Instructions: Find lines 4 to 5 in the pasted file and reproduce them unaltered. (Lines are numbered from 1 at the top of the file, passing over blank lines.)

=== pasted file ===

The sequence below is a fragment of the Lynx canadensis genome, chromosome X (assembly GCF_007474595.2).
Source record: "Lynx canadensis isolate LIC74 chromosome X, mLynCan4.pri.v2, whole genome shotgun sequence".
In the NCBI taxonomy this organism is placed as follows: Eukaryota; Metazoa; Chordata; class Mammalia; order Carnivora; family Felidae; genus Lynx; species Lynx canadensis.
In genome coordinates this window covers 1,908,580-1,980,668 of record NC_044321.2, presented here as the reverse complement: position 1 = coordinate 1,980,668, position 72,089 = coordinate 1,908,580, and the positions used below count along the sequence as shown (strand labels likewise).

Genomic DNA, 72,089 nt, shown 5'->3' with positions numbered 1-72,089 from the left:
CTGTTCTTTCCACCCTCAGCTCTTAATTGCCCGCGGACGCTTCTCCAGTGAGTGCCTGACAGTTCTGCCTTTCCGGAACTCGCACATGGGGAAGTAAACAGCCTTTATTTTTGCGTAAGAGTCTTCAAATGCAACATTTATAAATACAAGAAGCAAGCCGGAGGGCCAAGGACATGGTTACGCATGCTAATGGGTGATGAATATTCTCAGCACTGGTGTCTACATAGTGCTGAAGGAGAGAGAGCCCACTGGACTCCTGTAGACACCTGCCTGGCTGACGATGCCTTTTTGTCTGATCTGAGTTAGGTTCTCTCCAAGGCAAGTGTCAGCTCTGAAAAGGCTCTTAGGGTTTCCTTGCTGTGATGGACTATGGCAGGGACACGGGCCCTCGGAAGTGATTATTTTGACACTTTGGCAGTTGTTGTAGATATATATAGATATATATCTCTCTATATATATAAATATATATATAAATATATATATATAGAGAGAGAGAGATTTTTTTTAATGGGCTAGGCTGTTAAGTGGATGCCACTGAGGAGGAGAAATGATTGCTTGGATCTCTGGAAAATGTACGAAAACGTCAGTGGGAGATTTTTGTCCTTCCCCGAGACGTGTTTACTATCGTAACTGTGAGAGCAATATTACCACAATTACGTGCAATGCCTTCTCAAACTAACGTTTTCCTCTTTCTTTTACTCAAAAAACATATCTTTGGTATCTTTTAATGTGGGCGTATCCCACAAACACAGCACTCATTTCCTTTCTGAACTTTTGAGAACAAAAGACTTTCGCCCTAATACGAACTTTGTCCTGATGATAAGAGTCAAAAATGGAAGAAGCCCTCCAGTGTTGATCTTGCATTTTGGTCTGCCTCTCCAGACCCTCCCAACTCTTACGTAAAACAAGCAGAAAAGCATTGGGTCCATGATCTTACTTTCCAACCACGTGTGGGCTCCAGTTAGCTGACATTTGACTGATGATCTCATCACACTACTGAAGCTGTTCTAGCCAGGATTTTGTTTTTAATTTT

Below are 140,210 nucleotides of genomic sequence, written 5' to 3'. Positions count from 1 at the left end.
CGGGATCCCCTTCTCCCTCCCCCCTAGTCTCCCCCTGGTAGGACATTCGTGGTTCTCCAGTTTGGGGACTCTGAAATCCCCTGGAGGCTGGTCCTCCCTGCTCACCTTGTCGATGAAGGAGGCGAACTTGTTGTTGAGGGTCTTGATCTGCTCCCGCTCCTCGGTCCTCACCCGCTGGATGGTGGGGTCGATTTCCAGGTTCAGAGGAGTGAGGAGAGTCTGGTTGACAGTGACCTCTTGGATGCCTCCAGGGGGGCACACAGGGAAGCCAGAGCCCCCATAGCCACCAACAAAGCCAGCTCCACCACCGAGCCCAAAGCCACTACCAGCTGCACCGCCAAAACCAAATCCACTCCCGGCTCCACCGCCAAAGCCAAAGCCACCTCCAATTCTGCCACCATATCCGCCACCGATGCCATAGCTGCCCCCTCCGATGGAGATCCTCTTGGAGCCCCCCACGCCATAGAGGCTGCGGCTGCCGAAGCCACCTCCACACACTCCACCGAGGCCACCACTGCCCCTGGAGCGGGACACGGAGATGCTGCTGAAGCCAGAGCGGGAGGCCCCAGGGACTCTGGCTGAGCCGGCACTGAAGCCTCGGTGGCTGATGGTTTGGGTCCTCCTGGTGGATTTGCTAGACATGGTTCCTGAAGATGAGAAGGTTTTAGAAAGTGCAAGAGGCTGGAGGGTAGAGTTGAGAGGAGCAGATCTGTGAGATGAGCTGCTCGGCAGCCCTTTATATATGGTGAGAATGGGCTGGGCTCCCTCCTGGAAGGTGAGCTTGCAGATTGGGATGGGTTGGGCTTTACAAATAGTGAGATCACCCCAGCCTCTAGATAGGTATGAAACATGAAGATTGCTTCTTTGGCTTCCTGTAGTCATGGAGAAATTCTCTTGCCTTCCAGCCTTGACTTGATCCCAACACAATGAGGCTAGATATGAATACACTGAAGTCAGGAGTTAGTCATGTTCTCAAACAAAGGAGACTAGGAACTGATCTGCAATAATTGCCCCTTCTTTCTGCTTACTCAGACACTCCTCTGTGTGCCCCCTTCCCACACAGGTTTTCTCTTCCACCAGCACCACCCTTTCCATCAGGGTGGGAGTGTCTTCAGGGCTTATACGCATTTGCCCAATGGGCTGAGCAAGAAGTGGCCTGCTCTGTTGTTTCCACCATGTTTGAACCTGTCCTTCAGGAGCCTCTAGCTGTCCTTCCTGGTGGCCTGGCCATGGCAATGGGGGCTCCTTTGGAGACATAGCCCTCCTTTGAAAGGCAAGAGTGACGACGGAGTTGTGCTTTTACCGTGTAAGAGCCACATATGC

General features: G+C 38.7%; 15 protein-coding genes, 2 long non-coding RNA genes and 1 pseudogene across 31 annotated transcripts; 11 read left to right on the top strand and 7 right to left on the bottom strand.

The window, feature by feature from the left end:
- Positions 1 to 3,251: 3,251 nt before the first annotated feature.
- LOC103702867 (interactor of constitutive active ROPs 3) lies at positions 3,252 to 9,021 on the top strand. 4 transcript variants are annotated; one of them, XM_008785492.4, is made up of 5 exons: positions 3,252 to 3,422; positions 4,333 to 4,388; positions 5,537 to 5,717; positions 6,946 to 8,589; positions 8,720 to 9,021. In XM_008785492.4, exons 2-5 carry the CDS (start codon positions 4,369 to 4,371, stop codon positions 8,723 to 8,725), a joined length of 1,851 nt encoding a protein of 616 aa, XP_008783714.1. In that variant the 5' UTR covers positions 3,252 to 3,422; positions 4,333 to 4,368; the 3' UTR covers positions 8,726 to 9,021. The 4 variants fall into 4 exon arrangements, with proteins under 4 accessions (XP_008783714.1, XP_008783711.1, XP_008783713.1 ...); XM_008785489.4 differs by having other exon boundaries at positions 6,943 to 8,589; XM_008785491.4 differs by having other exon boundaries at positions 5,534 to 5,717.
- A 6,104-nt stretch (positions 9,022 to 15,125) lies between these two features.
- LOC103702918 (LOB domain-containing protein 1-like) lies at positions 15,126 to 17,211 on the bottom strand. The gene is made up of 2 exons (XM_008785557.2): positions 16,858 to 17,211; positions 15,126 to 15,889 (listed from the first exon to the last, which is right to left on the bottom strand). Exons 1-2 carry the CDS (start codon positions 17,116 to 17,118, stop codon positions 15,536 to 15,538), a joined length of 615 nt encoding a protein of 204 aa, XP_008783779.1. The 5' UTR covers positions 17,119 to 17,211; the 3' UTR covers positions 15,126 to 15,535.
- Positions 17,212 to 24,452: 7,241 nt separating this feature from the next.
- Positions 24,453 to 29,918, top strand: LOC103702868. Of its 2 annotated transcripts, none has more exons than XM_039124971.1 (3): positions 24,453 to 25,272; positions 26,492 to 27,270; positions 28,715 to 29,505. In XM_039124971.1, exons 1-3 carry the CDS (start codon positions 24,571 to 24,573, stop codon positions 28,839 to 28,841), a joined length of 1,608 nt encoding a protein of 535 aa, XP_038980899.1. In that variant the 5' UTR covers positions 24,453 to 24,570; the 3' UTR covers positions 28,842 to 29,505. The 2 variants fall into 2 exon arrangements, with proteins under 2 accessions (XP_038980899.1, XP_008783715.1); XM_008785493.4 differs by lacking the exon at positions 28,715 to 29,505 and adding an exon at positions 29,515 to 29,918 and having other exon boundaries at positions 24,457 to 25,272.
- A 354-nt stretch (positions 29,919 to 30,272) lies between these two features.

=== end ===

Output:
In genome coordinates this window covers 1,908,580-1,980,668 of record NC_044321.2, presented here as the reverse complement: position 1 = coordinate 1,980,668, position 72,089 = coordinate 1,908,580, and the positions used below count along the sequence as shown (strand labels likewise).

Genomic DNA, 72,089 nt, shown 5'->3' with positions numbered 1-72,089 from the left: